Dehumanization In The Holocaust Essay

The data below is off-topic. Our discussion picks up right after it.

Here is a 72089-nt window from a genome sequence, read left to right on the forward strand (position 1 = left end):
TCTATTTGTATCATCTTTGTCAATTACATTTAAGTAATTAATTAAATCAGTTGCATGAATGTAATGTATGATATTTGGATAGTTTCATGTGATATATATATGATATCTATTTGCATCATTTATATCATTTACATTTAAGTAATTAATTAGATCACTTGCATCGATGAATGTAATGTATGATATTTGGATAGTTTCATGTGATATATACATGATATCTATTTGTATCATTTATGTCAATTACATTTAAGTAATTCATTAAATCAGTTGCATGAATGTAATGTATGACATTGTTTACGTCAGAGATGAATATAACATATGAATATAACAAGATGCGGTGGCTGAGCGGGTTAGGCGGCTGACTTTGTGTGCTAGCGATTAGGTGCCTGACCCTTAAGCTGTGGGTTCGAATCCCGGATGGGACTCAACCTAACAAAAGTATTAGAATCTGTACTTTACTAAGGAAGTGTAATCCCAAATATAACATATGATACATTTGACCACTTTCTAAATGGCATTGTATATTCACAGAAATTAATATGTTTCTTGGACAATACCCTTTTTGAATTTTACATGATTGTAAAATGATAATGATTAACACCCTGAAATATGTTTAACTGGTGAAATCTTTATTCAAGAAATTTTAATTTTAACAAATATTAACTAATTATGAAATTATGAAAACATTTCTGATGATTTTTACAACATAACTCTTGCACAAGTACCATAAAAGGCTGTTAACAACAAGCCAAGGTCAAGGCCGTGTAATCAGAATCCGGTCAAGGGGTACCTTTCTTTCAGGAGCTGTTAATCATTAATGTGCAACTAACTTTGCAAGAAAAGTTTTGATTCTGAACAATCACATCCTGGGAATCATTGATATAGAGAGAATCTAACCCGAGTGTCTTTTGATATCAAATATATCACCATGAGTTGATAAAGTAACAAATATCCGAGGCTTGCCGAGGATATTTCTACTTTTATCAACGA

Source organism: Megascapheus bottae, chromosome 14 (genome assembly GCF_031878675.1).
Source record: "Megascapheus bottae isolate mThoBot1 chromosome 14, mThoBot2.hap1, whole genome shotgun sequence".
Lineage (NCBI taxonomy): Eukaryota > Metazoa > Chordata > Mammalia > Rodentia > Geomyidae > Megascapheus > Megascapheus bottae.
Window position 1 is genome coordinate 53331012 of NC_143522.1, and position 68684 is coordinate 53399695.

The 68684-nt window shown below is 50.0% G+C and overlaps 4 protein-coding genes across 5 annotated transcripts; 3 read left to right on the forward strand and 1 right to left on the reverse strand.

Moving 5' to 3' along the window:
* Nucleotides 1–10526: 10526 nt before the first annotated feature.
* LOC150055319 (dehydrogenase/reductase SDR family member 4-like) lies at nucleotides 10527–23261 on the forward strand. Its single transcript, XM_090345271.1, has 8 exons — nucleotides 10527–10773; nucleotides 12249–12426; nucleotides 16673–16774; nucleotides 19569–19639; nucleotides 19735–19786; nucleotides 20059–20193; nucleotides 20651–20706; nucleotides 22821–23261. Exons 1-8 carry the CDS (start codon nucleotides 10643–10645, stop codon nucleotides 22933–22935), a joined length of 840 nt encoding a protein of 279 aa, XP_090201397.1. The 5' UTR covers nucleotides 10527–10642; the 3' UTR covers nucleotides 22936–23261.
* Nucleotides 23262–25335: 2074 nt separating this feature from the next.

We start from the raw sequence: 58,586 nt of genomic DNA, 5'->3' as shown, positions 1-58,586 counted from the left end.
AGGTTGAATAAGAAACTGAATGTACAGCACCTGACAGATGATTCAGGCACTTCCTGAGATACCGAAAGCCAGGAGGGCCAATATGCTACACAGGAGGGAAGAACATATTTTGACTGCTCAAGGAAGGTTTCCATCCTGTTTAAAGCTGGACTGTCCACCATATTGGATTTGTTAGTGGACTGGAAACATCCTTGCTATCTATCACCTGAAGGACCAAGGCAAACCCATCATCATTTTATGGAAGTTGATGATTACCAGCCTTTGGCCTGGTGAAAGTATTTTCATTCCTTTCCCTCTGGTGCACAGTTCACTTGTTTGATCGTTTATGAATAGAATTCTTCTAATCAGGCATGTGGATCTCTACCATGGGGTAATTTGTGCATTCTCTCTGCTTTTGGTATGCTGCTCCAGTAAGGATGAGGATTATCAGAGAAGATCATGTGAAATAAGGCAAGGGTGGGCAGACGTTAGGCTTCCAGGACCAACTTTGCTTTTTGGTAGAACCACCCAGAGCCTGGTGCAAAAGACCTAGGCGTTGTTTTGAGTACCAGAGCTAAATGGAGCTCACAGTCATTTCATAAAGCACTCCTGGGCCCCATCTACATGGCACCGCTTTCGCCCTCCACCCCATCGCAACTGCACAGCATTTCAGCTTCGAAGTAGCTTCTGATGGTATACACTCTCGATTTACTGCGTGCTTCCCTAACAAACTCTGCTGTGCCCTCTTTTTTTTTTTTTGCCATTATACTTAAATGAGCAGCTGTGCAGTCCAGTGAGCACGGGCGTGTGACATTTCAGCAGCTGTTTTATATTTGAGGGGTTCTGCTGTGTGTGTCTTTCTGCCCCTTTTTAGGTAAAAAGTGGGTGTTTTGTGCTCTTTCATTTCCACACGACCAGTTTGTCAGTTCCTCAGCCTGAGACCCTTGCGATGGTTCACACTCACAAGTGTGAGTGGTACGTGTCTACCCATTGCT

As the German economy declined President Paul von Hindenburg looked for outside influences to help improve the economy. Using Adolf Hitler, Von Hindenburg terminated the democracy and started new laws. After Von Hindenburg died, Hitler took complete control as the new dictator of Germany. During World War I, Nazi Germany and its collaborators murdered six million Jewish men, women, and children in the time period known as he Holocaust. Concentration camps, Auschwitz, and medical experiments contributed to the attempts of systematic dehumanization during the holocaust. Initially, Hitler and his armies built concentrations camps to seclude anyone not perceived as the ideal human being. Upon taking one step off of their transportation Jews immediately separated into different groups, the weak sent off for death, while the strong stayed. In his book, Holocaust, Geoffrey Wigoder says, â€Å"Upon arrival at Auschwitz, Jews faced selection. A SS physician would divide the young and the abl e-bodied from other prisoners. Those selected to die would be sent directly to the gas chambers.† (â€Å"Wigoder 190†) The SS officers used the new delivery of prisoners as a selection process to decide who stayed to work while the unfit reluctantly left for the gas chambers. With scarce resources, officers used food as a privilege and a punishment, with little to no food, prisoners saw the idea of eating as a confirmation of another day of living. Johann Paul Kremer explains, â€Å"Typically prisoners got a little more than 1000 calories a day; most of the â€Å"food† was nearly inedible. Within three to six months, many prisoners succumbed to starvation.† (â€Å"Kremer†) Even though the prisoners ate everyday, the SS did the bare minimum of keeping them alive, only feeding them inedible food. With the over population of prisoners in camps the Nazis took advantage of the numerous people and put them to work for their own military needs. In the article, Concentration Camps, it states â€Å"The incarceration of increasing numbers of people in the concentration camps assured at least the quantity of the labor supply even as the brutality if the regimen inside the camps depleted the number of available workers.† (â€Å"Concentration Camps†) With the camps quickly filling up the SS had an easy access for workers, but the conditions of the camps made it difficult to sustain high survival rates. Contrary to the harsh life of living in a concentration camp, prisoners did everything necessary to keep fighting, waiting for their rescue. Additionally, Auschwitz I, II, and III  some of the more well know camps, abused and killed a majority of all prisoners that went through their gates. The Nazi’s took advantage of every aspect to having prisoners in their camps, whether they took away lives or put people to work. In the article A Tortured Legacy, written by Andrew Nagorski explains, â€Å"Auschwitz was both a death camp and a complex of labor camps, which accounts for a relatively large number of survivors.† (â€Å"Nagorski†) Auschwitz camps murdered million people, but the prisoners put aside that worked survived through the harsh conditions and ended up living a full life after. Having no empathy at all, the soldiers used whatever storage available, and when full, they used outside resources and compacted as many prisoners in as possible. Johann Paul Kremer states, The overcrowding of the barracks is something that virtually even-survivors memoir stresses. Many of those barracks were built to standard design OKH 260/9 – that had been developed to stable 52 horses. †¦ the barracks â€Å"housed hundreds of human beings in space that barely gave room to breath.† (â€Å"Kremer†) Every camp experienced over population but since Auschwitz, one of the more popular camps, filled up quickly, an alternative to wasting money to build more space had an easy solution, to put prisoners where animals previously lived. Auschwitz, known for killing, gave prisoners a new hope to live when jobs kept people out of the gas chambers and in the kitchens. Andrew Nagorski also says, Torture was a common place and the early mortality rate was very high. That changed once prisoners latched onto jobs- in the kitchens, warehouses, and other sheltered places-which increased their odds for survival. Of the 150,000 Polish prisoners who were sent to Auschwitz about 75,000 died there. (â€Å"Nagorski†) Although Auschwitz killed many, it also saved many lives, giving opportunities to work keeping prisoners out of harms way. Millions went through the walls of Auschwitz, it provided as a last destination for some, but for others it brutally took a never forgetting toll on many lives. Lastly, Nazi’s doctors took advantage of the prisoners using them as test subjects for their own experiments. For war purposes, German physicians tested multiple scenarios that might occur while fighting. In the article Josef Mengele, by Michael Berenbaum, explains, In Dachau, physicians from the German air force and from the German Experimental Institution for Aviation conducted high-altitude experiments, using a low-pressure chamber, to determine the maximum altitude  from which crews of damaged aircraft could parachute to safety. Scientists there carried out so-called freezing experiments using prisoners to find an effective treatment for hypothermia. They also used prisoners to test various methods of making seawater potable. (â€Å"Berenbaum†) The doctors took advantage of their access to people and used them as test subjects to try out their own theories, when the prisoners had no way of saying no. Scientist used the concentration camp prisoners as lab rats for their own use and abused their power as doctors when tested out experimental drugs. Michael Berenbaum also says, â€Å"At the German concentration camps †¦ scientists tested immunization compounds and sera for the prevention and treatment of contagious diseases, including malaria, typhus, tuberculosis, typhoid fever, yellow fever, and infectious hepatitis.† (â€Å"Berenbaum†) So many people in such a small area made it easy for infectious diseases to spread quickly, which led the doctors to use this as an opportunity to make a name for themselves by trying out self made cures on the prisoners. Josef Mengele, a very well known doctor throughout t he camps and today, played a huge part in the camps, constantly trying new ideas and keeping souvenirs. Lastly, Michael Berenbaum states, â€Å"Mengele also attempted to demonstrate the â€Å"degeneration† of Jewish and â€Å"Gypsy† blood through the documentation of physical oddities and the collection and harvesting of tissue samples and body parts.† (â€Å"Berenbaum†) Since Mengele started from the bottom he wanted to make a name for himself and he sought to do this through proving degeneration through Jews, he tried doing this by keeping body parts and sampling tissues. Exploited through the doctors, prisoners had to withstand serve experiments constantly pushing their limits. With the help of outside resources, Hitler and his armies used unnecessary tactics to terrorize and dictate Germany. As the economy constantly fell downhill, and Hitler there at Von Hindenburg’s constant aid, Germany looked for the way out. Hitler took the position as absolute dictator and ended up taking the lives of millions. At all costs Hitler made sure to get rid of the impurities using concentration camps and medical experiments to carry out the process. During the Holocaust the Nazis used the Jews, manipulating them, subjecting them to the harsh conditions of unhealthy living, little to no food, and experimental tests, having no input on their lives.